While I was researching what makes a man happy for Monday’s post, I came across a list of the attributes that characterise mental strength. Something I know is a key part of aging successfully. Interestingly, the list was written, as “what mentally strong people don’t do” so was full of negatives that revealed positives. Which seemed counter-intuitive and something a poker player would consider ‘a tell’, if he was ever to face the writer over a poker table.
The list was interesting, so I thought it was worth sharing. I’ve reframed it – because I think ‘do’ rather than ‘don’t’ is a resilience in itself. What the list reveals is that mental strength boils down to tenacity, grit, optimism and an unfailing ability (as Forbes contributor David Williams puts it) to “fail up.”
So here we have it. What Mentally Robust Individuals DO:
- Move on: see failure as an opportunity to improve. They take the lesson and forget the experience.
- Keep their power: refuse to allow anyone to make them feel inferior or bad about what they are doing or thinking.
- Know that they alone are in control of their mind and emotions. And understand difference between a response and a reaction.
- Welcome change and challenge. They don’t take either personally – shit happens.
- Know the only things they can control are their response and attitude.
- Strive to be kind and fair – but stop at people pleasing.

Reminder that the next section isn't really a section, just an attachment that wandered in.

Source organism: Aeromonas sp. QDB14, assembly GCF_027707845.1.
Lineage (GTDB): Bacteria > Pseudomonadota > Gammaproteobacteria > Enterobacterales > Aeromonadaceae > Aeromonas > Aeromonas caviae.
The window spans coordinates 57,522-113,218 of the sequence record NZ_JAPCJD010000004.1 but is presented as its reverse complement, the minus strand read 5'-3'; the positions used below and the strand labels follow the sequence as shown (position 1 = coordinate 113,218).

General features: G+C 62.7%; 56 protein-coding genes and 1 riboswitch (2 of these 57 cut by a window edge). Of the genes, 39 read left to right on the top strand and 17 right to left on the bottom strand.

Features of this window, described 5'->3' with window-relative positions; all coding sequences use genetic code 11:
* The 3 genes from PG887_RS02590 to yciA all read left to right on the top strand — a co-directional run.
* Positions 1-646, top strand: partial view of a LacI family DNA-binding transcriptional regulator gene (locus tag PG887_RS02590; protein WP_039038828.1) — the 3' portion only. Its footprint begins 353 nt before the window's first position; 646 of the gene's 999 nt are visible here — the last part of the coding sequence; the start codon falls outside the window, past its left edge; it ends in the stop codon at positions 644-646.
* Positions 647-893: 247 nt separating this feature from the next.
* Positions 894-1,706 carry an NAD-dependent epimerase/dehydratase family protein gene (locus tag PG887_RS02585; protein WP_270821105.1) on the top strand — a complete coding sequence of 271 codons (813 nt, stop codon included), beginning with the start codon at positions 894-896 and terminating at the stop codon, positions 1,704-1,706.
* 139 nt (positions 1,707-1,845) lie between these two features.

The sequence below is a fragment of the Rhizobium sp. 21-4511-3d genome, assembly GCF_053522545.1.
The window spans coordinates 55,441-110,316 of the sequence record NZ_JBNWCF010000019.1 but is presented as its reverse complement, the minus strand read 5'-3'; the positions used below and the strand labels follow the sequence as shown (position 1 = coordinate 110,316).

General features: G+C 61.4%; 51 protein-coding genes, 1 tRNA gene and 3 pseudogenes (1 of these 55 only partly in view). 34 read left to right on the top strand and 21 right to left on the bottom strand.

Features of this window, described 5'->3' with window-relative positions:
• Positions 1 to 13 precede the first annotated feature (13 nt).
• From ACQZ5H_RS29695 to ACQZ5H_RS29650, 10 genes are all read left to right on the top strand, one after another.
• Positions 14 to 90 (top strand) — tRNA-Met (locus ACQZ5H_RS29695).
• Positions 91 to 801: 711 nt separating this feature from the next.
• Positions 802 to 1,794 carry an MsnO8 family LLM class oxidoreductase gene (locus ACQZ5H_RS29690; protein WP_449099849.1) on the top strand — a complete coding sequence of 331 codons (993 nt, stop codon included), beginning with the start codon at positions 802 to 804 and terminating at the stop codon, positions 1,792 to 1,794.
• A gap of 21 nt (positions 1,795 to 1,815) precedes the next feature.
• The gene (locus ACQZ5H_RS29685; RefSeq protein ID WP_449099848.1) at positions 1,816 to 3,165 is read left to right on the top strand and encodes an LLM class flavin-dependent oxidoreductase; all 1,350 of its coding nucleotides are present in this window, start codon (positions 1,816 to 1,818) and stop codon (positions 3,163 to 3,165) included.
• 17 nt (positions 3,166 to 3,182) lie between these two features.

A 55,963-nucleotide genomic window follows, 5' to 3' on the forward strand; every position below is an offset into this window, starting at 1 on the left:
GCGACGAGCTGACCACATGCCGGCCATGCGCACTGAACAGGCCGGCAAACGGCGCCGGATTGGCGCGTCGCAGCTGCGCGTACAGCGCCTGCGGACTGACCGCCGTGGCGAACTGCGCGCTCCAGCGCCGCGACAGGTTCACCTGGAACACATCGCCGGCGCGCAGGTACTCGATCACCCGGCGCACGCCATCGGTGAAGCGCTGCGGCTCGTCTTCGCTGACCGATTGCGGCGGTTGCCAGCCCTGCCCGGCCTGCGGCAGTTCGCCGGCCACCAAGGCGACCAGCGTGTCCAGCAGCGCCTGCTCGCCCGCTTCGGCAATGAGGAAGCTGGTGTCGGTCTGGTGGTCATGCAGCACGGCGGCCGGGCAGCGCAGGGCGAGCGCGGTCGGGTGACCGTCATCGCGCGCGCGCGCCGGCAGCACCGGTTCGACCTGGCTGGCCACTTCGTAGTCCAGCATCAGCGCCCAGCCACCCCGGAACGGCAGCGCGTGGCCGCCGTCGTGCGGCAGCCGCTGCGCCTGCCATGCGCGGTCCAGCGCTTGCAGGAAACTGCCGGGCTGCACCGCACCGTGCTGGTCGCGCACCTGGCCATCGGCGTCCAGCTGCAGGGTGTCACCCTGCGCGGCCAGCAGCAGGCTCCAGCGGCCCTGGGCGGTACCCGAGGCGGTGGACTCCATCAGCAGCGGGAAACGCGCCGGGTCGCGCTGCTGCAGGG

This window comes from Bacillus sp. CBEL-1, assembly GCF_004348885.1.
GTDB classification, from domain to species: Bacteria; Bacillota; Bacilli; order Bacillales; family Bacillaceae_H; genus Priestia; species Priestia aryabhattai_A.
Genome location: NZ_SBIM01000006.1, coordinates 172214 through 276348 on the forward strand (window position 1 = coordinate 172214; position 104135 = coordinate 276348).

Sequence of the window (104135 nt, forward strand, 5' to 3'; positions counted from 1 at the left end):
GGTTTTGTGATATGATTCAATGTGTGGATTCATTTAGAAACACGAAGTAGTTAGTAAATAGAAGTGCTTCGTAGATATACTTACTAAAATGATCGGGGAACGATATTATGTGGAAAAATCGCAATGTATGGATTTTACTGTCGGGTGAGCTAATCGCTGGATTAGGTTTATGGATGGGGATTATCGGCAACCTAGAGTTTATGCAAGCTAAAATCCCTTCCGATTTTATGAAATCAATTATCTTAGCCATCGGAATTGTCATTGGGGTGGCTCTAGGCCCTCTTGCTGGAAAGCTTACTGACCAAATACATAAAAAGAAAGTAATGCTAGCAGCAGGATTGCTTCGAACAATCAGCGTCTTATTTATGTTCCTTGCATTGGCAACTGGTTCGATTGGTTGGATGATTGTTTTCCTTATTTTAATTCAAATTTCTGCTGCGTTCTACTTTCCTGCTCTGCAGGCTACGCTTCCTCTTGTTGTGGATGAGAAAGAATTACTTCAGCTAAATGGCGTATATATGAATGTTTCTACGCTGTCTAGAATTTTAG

- Don’t seek confrontation but will navigate it, with grace, when it comes.
- Look forward: no dwelling on the past, disappointments or glory days.
- Make new mistakes: accepting responsibility for past behaviour and outcome.
- Use self-reflection as a go-forward mechanism – recognise their part in a success or failure
- Enjoy the accomplishments of others without resentment and are willing to work hard for their own.
- Relish alone time. Using it to reflect, plan and recoup.
- Are prepared to work and succeed on their merits in all things. They never cheat or take shortcuts.
- Have staying power and celebrate their successes and achievements.
- Understand genuine change takes time.
(The original list was compiled by Amy Morin, a psychotherapist and clinical social worker. She shared it on LifeHack. Thanks Amy for the reminder. Images found in the public domain)